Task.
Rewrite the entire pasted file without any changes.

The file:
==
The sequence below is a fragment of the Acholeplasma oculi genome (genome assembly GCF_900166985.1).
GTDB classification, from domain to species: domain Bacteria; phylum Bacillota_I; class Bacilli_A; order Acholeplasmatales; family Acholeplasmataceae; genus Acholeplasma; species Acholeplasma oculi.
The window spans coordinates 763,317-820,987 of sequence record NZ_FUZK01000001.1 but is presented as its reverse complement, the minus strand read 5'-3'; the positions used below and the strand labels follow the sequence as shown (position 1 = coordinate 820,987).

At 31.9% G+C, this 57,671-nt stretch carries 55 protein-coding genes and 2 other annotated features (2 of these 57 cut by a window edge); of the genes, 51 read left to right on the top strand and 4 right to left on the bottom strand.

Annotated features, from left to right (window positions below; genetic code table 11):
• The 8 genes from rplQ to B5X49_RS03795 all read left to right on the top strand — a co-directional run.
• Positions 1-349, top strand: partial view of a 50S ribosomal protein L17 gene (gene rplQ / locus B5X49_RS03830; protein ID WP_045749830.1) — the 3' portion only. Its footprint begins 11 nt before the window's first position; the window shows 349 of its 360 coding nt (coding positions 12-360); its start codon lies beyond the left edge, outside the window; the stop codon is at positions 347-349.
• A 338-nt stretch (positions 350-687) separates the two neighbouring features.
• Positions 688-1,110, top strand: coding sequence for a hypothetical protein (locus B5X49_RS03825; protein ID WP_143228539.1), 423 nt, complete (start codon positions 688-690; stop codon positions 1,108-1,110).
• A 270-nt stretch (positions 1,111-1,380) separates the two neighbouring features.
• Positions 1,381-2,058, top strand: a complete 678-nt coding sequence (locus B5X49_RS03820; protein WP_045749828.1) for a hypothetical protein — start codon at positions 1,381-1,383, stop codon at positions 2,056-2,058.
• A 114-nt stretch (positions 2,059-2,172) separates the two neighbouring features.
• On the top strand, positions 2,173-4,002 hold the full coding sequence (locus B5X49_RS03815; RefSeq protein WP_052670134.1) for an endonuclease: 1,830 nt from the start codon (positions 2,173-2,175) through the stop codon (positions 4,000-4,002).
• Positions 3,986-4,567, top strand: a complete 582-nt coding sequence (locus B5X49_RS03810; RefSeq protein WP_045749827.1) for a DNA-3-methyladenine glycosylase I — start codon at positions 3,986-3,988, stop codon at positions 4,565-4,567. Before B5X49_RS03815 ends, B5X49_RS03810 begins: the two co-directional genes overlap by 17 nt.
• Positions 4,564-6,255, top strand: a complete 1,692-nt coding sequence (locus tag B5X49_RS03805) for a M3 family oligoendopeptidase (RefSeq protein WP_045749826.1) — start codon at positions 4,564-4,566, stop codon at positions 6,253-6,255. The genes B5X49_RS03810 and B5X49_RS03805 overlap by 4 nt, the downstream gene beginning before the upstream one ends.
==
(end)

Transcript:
The sequence below is a fragment of the Acholeplasma oculi genome (genome assembly GCF_900166985.1).
GTDB classification, from domain to species: domain Bacteria; phylum Bacillota_I; class Bacilli_A; order Acholeplasmatales; family Acholeplasmataceae; genus Acholeplasma; species Acholeplasma oculi.
The window spans coordinates 763,317-820,987 of sequence record NZ_FUZK01000001.1 but is presented as its reverse complement, the minus strand read 5'-3'; the positions used below and the strand labels follow the sequence as shown (position 1 = coordinate 820,987).

At 31.9% G+C, this 57,671-nt stretch carries 55 protein-coding genes and 2 other annotated features (2 of these 57 cut by a window edge); of the genes, 51 read left to right on the top strand and 4 right to left on the bottom strand.

Annotated features, from left to right (window positions below; genetic code table 11):
• The 8 genes from rplQ to B5X49_RS03795 all read left to right on the top strand — a co-directional run.
• Positions 1-349, top strand: partial view of a 50S ribosomal protein L17 gene (gene rplQ / locus B5X49_RS03830; protein ID WP_045749830.1) — the 3' portion only. Its footprint begins 11 nt before the window's first position; the window shows 349 of its 360 coding nt (coding positions 12-360); its start codon lies beyond the left edge, outside the window; the stop codon is at positions 347-349.
• A 338-nt stretch (positions 350-687) separates the two neighbouring features.
• Positions 688-1,110, top strand: coding sequence for a hypothetical protein (locus B5X49_RS03825; protein ID WP_143228539.1), 423 nt, complete (start codon positions 688-690; stop codon positions 1,108-1,110).
• A 270-nt stretch (positions 1,111-1,380) separates the two neighbouring features.
• Positions 1,381-2,058, top strand: a complete 678-nt coding sequence (locus B5X49_RS03820; protein WP_045749828.1) for a hypothetical protein — start codon at positions 1,381-1,383, stop codon at positions 2,056-2,058.
• A 114-nt stretch (positions 2,059-2,172) separates the two neighbouring features.
• On the top strand, positions 2,173-4,002 hold the full coding sequence (locus B5X49_RS03815; RefSeq protein WP_052670134.1) for an endonuclease: 1,830 nt from the start codon (positions 2,173-2,175) through the stop codon (positions 4,000-4,002).
• Positions 3,986-4,567, top strand: a complete 582-nt coding sequence (locus B5X49_RS03810; RefSeq protein WP_045749827.1) for a DNA-3-methyladenine glycosylase I — start codon at positions 3,986-3,988, stop codon at positions 4,565-4,567. Before B5X49_RS03815 ends, B5X49_RS03810 begins: the two co-directional genes overlap by 17 nt.
• Positions 4,564-6,255, top strand: a complete 1,692-nt coding sequence (locus tag B5X49_RS03805) for a M3 family oligoendopeptidase (RefSeq protein WP_045749826.1) — start codon at positions 4,564-4,566, stop codon at positions 6,253-6,255. The genes B5X49_RS03810 and B5X49_RS03805 overlap by 4 nt, the downstream gene beginning before the upstream one ends.